Wi knows all about final-round pressure
Sunday, November 11, 2012
Photos: Children's Miracle Network Classic (Rd. 3)
View images from the third round of the Children's Miracle Network Hospitals Classic, played Nov. 10 at Disney's Magnolia and Palm courses in Lake Buena Vista, Fla.
LAKE BUENA VISTA, Fla. – The other Charlie playing well here at Disney knows all about having an accelerated heartbeat. Charlie Beljan’s panic attack Friday at the Children’s Miracle Network Hospitals Classic was the result of an unfortunate spiral of events that he said had nothing to do with his position on the leaderboard. Fearing for life, Beljan spent the night in a hospital and came back out Saturday and willed his way around the golf course.
Charlie Wi, a five-time runner-up on the PGA Tour, can’t relate to Beljan’s medical condition, but he knows what it feels like to be in a Sunday pressure cooker.
“I know that being in the lead can raise your heartbeat quite a bit,” said Wi, who is tied for second with Brian Gay and Josh Teater heading into the final round. Beljan, meanwhile, surprised even himself with the way he kept his game and his body in check en route to a 1-under 71 on the Magnolia Course and a two-stroke lead.
Charlie Wi shared the lead with Beljan throughout most of the back nine on Saturday before faltering on the closing holes. Wi, 40, missed a par putt from inside 2 feet on the 17th hole and then made a 4 1/2-footer for bogey on the last. The slip dropped him out of the last group, which might not be a bad thing for Wi.
Earlier this year at the AT&T Pebble Beach National Pro-Am, Wi at least shared the lead the first three rounds thanks in part to a record-setting 28 on the front nine of Monterey Peninsula Country Club. Wi said after today’s round that he didn’t even recall that incredible stretch, which sounds improbable but if true, would bode well if that means he also forgot the double bogey he made on the first hole on Sunday at Pebble, when he held a three-stroke lead.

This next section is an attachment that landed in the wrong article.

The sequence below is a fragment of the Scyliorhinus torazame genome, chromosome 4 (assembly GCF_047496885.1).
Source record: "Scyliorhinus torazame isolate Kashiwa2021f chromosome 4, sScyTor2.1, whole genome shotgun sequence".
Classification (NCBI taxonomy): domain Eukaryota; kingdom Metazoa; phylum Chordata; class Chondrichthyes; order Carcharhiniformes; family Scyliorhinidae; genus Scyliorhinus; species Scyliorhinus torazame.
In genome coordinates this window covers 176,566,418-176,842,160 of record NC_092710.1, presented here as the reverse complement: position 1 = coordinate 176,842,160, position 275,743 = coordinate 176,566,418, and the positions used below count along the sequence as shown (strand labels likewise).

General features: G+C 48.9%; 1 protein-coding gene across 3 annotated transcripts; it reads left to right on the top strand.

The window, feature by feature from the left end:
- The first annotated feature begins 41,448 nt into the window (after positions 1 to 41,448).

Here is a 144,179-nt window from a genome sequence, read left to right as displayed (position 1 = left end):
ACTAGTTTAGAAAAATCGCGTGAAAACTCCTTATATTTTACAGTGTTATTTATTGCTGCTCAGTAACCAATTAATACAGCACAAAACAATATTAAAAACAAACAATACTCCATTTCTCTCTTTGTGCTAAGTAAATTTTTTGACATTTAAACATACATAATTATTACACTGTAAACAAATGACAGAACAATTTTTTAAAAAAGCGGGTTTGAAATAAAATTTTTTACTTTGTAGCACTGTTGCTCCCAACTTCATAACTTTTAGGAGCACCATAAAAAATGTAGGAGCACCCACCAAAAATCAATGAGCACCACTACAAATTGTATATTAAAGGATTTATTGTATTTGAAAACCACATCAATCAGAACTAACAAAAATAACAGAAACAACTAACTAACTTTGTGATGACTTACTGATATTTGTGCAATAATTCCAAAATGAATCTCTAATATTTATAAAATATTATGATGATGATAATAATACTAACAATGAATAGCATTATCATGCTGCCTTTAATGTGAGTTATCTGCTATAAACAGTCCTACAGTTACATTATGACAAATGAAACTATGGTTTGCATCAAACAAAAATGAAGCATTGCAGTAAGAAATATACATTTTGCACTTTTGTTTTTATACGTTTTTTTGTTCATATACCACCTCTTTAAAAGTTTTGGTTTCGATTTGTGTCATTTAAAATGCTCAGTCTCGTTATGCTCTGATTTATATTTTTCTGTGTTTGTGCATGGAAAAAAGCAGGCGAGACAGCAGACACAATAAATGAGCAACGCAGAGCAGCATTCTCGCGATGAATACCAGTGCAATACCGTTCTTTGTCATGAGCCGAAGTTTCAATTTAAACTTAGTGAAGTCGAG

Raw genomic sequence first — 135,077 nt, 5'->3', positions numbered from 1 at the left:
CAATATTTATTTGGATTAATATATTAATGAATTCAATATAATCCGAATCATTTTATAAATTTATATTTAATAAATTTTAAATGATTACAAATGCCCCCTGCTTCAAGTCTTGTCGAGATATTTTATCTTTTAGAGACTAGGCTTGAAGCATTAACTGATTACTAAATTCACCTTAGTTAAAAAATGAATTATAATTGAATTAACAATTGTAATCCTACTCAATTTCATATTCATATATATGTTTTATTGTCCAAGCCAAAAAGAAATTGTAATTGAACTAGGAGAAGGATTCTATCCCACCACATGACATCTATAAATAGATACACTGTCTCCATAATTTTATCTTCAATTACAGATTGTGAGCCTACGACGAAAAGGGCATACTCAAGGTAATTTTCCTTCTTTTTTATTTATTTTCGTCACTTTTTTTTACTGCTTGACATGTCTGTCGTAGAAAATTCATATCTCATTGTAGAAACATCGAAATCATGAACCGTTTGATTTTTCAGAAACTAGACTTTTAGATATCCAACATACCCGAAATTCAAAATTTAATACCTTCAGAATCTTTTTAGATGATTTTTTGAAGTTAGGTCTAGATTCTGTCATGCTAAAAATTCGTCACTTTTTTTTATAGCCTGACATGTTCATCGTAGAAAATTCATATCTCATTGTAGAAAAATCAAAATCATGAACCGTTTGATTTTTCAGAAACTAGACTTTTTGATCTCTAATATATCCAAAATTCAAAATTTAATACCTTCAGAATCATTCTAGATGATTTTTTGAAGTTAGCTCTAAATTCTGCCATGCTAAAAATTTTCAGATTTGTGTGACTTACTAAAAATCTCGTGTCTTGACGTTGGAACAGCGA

“I feel like dwelling on things that have happened in the past or the future … really hurts my game,” Wi said.
A student of the stack-and-tilt swing philosophy, Wi relies on meditation while on the course. The practice goes unnoticed as Wi simply closes his eyes behind his sunglasses, takes a deep breath, and pictures what he wants to accomplish.
Most of the attention on Sunday will belong to Beljan, a man who on Friday thought he might die on the golf course. When doctors released him the next morning, he was given a clean bill of health. Beljan quickly realized that in order to remain on his feet, he must control his mind. It’s the same for everyone fighting for position this week, though on a much smaller scale.
If there’s one thing Wi has learned through his many close calls, it’s that Sunday does not require perfection. That’s probably why he was able to face reporters after his bogey-bogey finish with such a calm, easygoing attitude.
“People that haven’t been there a lot feel like they have to play perfect golf to win,” Wi said, “but I know that I don’t.”
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